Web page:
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In a question on division, the divisor is 7 times the quotient and 3 times the remainder. If the remainder is 28, then the dividend is: \[\]

Last updated date: 13th Jun 2024
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Hint: We make equations $d=7\times q=7q,d=3\times r=3r$ with the information given in the question where $d$ is the divisor, $q$ is the quotient and $r$ is the remainder. We put $r=28$ in the second equation to find $d$ and put the obtained value of $d$ in the first equation to get $q$. We put $d,q,r$ in the Euclid’s lemma of division to find dividend $n=dq+r$ .\[\]

Complete step by step answer:
We know that in arithmetic operation of division the number we are going to divide is called dividend, the number by which divides the dividend is called divisor. We get a quotient which is the number of times the divisor is of dividend and also remainder obtained at the end of division. \[\]If the number is $n$, the divisor is $d$, the quotient is $q$ and the remainder is $r$, they are related by the following equation,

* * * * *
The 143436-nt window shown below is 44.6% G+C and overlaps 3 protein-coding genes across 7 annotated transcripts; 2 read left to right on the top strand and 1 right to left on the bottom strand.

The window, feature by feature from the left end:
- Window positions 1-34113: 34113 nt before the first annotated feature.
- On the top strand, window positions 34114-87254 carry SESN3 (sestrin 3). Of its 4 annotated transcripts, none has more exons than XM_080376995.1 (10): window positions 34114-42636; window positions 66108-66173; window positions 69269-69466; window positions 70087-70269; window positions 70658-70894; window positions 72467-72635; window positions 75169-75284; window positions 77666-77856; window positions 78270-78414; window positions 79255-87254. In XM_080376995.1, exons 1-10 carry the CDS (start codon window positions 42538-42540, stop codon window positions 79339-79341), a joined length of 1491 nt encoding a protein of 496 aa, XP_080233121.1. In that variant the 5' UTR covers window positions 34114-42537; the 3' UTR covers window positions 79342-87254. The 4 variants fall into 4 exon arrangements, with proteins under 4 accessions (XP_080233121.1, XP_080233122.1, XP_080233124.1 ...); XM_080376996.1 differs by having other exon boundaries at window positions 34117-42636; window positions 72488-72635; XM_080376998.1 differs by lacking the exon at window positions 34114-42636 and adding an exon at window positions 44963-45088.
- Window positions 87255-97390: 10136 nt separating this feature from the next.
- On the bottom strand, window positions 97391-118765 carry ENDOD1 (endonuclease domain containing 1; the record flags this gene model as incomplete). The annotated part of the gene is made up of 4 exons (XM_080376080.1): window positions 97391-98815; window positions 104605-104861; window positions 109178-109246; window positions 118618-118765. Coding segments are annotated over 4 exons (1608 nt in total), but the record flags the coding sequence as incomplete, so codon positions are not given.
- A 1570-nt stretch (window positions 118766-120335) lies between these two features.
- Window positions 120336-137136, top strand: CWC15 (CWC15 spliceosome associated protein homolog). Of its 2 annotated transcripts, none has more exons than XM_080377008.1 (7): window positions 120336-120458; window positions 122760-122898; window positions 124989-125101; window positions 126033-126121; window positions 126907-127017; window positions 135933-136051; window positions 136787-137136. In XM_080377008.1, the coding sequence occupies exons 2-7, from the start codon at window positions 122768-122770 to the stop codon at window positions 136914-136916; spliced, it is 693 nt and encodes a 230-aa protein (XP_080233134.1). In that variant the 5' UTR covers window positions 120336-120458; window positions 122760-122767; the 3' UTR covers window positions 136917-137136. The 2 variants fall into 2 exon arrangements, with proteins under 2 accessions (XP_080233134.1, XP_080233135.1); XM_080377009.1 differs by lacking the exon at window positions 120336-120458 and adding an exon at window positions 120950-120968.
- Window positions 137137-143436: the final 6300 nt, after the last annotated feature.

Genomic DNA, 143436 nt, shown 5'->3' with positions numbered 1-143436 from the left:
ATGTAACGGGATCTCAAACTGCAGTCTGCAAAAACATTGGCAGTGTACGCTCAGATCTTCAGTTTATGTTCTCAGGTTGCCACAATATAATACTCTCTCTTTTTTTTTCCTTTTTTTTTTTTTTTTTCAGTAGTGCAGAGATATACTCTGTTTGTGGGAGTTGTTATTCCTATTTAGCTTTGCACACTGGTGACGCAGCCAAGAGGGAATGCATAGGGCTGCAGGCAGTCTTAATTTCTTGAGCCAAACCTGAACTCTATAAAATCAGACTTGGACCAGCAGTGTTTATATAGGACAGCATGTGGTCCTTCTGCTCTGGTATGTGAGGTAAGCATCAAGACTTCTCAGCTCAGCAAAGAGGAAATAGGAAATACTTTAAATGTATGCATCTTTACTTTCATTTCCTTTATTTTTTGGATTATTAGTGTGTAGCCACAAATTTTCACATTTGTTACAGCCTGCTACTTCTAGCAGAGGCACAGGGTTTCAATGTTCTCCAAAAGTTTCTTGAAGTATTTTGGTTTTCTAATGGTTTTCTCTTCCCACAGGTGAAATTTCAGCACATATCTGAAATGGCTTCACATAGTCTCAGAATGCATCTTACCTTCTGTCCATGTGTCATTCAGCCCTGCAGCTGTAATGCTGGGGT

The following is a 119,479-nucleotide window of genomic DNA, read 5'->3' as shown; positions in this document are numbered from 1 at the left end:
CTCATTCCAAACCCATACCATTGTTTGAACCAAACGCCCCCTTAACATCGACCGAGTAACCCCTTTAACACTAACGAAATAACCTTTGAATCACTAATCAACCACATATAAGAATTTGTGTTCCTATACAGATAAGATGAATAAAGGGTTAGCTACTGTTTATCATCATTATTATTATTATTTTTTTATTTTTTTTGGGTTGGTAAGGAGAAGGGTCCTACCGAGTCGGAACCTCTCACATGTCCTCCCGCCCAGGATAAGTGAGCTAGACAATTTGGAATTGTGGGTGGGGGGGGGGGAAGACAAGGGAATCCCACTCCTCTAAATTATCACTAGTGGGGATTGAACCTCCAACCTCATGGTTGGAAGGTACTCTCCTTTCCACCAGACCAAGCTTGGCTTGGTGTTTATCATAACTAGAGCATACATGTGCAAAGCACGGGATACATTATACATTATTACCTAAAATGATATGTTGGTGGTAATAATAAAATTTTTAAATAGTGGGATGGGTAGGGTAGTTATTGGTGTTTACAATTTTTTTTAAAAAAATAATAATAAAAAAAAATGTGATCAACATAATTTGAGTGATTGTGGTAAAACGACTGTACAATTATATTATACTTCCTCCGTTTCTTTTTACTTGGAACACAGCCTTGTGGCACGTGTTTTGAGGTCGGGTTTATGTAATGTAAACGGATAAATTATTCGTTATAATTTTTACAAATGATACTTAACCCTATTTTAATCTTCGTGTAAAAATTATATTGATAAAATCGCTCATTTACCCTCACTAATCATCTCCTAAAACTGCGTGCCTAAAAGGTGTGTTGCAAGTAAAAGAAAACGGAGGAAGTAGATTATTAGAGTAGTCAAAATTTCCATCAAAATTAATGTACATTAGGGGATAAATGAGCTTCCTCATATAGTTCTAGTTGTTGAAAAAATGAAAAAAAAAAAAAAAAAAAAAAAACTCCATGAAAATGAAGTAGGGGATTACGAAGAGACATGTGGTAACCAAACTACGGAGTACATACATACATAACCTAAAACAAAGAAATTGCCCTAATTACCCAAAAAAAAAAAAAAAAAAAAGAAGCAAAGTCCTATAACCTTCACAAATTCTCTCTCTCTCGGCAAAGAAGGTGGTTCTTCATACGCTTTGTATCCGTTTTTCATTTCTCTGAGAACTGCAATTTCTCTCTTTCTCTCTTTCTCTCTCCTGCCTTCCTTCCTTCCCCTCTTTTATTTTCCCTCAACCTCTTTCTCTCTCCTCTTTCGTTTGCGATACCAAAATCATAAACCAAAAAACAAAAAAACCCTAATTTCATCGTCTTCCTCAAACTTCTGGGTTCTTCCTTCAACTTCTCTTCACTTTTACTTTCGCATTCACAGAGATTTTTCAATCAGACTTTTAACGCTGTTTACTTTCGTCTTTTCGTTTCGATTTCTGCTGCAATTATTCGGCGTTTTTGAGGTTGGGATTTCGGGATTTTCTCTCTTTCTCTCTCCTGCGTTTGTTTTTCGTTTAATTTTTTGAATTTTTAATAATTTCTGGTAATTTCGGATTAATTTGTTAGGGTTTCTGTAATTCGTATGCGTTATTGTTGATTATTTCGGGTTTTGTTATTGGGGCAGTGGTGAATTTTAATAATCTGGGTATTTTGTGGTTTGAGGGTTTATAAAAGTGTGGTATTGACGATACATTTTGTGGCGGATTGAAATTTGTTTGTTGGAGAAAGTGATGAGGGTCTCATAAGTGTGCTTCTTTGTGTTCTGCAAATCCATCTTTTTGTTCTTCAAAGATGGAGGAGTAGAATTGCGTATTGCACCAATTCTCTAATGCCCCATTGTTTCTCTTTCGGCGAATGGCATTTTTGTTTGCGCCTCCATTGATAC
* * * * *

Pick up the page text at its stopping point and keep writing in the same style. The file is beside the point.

Here the divisor can never be zero. The above relation is called Euclid’s division Lemma.
We are given in the question that the divisor is 7 times the quotient and 3 times the remainder. We know that in mathematics ‘times’ means multiplication. We have,
  & d=7\times q=7q........\left( 1 \right) \\
 & d=3\times r=3r.........\left( 2 \right) \\
We are further given in the question the remainder is 28. Let us put $r=28$ in equation (2) and have the dividend as
\[d=3r=3\times 28=84\]
We put $d=84$ in equation and have,
We divide both side of the above equation by 7 to have,
  & \dfrac{84}{7}=\dfrac{7q}{7} \\
 & \Rightarrow 12=q \\
We put the values of obtained divisor$d=84$, quotient $q=12$ and remainder $r=28$ in Euclid’ division lemma to have the dividend as
\[n=dq+r=84\times 12+28=1008+28=1036\]

So, the correct answer is “Option C”.

Note: We note that ‘lemma’ means a small result accompanying a theorem. We can alternatively assume the divisor as an unknown variable $x$ and solve for $x$. We also note that in Euclid’s lemma $n=dq+r$ we always have $0\le r<\left| b \right|$ where $\left| b \right|$ is the absolute value of $b$.